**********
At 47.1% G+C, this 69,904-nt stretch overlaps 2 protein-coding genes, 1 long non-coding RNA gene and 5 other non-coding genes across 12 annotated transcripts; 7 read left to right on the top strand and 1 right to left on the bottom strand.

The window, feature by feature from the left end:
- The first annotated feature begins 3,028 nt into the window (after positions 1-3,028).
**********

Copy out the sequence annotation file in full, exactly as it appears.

At 47.1% G+C, this 69,904-nt stretch overlaps 2 protein-coding genes, 1 long non-coding RNA gene and 5 other non-coding genes across 12 annotated transcripts; 7 read left to right on the top strand and 1 right to left on the bottom strand.

The window, feature by feature from the left end:
- The first annotated feature begins 3,028 nt into the window (after positions 1-3,028).